This week I would like to share some key information from our accreditation self-study Program section. (Click here if you missed last week’s article introducing the self-study.)
In the self-study Program section, the NWAIS asks us to reflect on what constitutes excellence in teaching at TIS. Although we have long had a focus on professional development and high expectations for teaching, we are starting to implement an exciting model called “A Framework for Teaching” by Charlotte Danielson. The Framework is a comprehensive, research-based model of the underlying elements of good teaching. It describes four major “domains” of a teacher’s job, defining the many types of work that contribute to student success. Within these domains, the Framework outlines a total of 22 components of effective professional practice. As a whole, it can be used for:
- Teacher personal reflection, self-assessment and goal-setting
- Mentoring and coaching new and veteran teachers
- Supervising and appraising teacher work
- Creating individual and group professional development plans
The Framework provides a professional development system centered on dialog between teachers and the school’s educational leaders. It is broadly applicable, delineating the commonalities between teaching preschool and high school, math and language, big classes and small, and students with different learning styles and behaviors. The Framework is independent of teaching style, focusing instead on the effects achieved. This enables educators to engage in conversations about the appropriateness of various strategies for different situations.
The Framework for Teaching is a natural fit for TIS. It outlines a “constructivist” approach, believing that students’ understanding of any concept depends on their level of engagement in deriving that concept for themselves. The Framework asks teachers to guide the learning process, designing an environment and activities that engage students in constructing their own knowledge. All class activities are purposeful, chosen for a particular educational effect for a community of learners. These paradigms should sound familiar - they are the heart of our inquiry-based International Baccalaureate program.
The values embedded in the Framework are also very important to us as a community. The model is explicitly based on themes of equity, cultural sensitivity, high expectations, developmental appropriateness, and appropriate use of technology.
The four domains are:
- Planning and Preparation, which includes demonstrating knowledge of content, students and resources; selecting instructional goals; designing instruction; and assessing student learning.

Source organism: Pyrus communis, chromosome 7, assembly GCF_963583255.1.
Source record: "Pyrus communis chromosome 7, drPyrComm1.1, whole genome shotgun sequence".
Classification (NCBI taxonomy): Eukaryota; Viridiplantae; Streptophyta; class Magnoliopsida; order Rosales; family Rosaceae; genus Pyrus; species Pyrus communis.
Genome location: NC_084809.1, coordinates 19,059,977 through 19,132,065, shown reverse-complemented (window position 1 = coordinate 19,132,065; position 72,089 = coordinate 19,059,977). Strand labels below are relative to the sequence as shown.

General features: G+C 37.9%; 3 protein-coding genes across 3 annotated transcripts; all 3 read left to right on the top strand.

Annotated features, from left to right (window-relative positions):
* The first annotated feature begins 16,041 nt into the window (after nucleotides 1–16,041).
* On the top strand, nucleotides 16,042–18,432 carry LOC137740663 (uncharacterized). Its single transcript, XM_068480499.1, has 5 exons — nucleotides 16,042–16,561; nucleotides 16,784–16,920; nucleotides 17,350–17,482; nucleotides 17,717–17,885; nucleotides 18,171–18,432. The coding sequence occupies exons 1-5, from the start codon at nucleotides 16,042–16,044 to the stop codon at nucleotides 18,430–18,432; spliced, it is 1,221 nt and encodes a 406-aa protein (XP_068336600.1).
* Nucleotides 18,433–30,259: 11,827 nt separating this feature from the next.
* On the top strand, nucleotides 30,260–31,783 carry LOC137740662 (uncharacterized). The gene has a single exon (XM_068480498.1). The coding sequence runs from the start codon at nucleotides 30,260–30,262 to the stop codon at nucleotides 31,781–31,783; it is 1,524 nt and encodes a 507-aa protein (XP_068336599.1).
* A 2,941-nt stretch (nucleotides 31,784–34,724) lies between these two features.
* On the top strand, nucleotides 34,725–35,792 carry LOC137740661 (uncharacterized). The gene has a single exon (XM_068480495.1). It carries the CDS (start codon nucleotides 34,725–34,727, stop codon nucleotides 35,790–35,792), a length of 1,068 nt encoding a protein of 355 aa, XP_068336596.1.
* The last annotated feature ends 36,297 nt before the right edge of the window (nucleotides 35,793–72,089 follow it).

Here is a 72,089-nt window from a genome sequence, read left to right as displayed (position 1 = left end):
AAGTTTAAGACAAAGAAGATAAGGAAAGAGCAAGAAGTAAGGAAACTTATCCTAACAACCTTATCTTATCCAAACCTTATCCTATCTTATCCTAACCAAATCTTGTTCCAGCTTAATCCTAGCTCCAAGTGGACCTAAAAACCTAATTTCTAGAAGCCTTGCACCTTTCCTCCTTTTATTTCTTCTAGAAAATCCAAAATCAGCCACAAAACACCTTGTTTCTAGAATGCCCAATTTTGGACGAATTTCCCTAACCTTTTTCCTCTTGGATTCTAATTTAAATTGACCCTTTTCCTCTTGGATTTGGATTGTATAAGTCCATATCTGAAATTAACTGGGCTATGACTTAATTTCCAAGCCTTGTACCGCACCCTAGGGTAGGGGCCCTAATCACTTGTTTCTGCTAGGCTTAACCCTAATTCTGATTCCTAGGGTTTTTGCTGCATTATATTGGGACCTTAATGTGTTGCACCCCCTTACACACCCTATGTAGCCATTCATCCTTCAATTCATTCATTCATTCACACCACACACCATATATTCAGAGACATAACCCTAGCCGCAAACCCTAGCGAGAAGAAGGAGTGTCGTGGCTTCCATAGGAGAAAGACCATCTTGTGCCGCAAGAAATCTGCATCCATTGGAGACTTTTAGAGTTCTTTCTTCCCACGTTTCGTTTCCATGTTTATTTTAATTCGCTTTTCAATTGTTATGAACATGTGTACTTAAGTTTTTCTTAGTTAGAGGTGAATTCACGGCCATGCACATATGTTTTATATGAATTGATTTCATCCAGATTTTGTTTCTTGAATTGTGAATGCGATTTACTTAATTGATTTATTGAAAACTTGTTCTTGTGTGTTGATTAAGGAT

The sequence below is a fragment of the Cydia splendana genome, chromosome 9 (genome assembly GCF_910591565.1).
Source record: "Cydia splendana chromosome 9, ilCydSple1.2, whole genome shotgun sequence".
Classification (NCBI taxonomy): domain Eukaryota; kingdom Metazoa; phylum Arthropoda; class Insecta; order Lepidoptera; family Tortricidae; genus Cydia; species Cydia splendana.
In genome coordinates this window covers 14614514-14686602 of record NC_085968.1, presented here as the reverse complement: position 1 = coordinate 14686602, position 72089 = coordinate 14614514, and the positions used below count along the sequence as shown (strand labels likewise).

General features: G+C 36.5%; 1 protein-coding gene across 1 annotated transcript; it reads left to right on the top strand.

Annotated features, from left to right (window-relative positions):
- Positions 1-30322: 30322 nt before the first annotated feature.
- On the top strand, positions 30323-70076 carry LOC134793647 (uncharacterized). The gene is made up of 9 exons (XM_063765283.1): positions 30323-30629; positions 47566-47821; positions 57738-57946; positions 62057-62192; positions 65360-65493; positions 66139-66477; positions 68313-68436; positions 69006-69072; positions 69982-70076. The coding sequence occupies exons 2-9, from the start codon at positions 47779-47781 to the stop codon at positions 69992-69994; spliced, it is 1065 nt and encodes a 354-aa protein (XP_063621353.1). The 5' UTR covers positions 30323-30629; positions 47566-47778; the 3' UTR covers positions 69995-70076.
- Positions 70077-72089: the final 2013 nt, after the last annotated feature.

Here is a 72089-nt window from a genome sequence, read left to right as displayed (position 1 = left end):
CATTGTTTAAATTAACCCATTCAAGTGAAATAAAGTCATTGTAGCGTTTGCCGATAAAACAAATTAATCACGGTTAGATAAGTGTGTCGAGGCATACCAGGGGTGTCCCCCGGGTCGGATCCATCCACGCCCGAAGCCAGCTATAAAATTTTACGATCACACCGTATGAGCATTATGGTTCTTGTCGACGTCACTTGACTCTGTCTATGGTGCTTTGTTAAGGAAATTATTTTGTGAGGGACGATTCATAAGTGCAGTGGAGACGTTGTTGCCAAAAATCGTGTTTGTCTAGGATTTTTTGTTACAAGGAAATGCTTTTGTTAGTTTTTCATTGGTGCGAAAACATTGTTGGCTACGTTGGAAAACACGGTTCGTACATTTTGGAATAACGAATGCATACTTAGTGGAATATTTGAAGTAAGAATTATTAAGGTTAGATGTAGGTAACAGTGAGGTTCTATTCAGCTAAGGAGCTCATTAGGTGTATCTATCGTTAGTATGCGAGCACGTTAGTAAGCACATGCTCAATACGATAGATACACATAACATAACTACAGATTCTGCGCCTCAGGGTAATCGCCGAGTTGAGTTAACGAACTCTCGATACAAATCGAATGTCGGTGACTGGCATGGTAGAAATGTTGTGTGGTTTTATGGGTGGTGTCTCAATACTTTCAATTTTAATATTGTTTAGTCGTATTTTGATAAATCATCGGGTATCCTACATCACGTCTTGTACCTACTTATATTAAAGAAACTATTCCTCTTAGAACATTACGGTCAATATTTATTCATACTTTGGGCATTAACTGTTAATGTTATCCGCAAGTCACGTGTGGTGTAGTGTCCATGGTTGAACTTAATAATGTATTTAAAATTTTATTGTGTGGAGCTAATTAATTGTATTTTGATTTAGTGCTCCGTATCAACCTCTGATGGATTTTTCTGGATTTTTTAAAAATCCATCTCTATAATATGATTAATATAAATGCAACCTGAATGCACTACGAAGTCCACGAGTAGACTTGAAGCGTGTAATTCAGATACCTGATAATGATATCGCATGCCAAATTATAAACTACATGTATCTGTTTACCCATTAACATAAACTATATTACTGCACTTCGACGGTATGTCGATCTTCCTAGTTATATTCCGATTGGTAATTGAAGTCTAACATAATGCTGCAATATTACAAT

- The Classroom Environment, which includes creating an environment of respect and a culture for learning; organizing physical space; and managing classroom procedures and student behavior.
- Instruction, which includes engaging students in learning; communicating with questioning and discussion techniques; providing feedback; and demonstrating flexibility and responsiveness.
- Professional Responsibilities, which includes reflection, maintaining records, communicating with families, contributing to the school, following school policies and procedures, and developing professionally.
The Framework was introduced to our teachers during professional development days last fall. Many of our teachers have commented that they like the Framework because it honors the complex task that is teaching. The Framework is complex and detailed but that is precisely why it is so appropriate. As each teacher reflects on his or her own performance and goals, we are also working on a multi-year, school-wide implementation plan. This plan will include professional development focused on specific domains and components, and a lot of reflection and dialog between teachers and their supervisors. This will be a long-term effort.
From the parent and student perspectives, some changes from this initiative will be very evident, some may be surprising, and others may seem subtle. We already have an outstanding group of teachers who excel in so many ways. The Framework will help us move our professional practice to the next level for the benefit of our students.
Robert Woods, Head of School, RobertW@intlschool.org, 503-226-2496 x122